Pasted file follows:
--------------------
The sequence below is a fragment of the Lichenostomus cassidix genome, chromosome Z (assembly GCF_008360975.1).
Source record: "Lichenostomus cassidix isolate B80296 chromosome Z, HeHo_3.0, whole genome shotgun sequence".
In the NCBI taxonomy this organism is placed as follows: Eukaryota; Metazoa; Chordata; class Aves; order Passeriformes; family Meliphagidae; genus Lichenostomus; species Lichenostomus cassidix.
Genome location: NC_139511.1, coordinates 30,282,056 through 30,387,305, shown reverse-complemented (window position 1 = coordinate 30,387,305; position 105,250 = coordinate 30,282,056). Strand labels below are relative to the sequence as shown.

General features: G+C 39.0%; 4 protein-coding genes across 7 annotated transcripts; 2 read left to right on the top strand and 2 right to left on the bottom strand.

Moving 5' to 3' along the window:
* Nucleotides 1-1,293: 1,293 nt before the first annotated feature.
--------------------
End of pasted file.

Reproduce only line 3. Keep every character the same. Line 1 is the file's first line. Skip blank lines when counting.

In the NCBI taxonomy this organism is placed as follows: Eukaryota; Metazoa; Chordata; class Aves; order Passeriformes; family Meliphagidae; genus Lichenostomus; species Lichenostomus cassidix.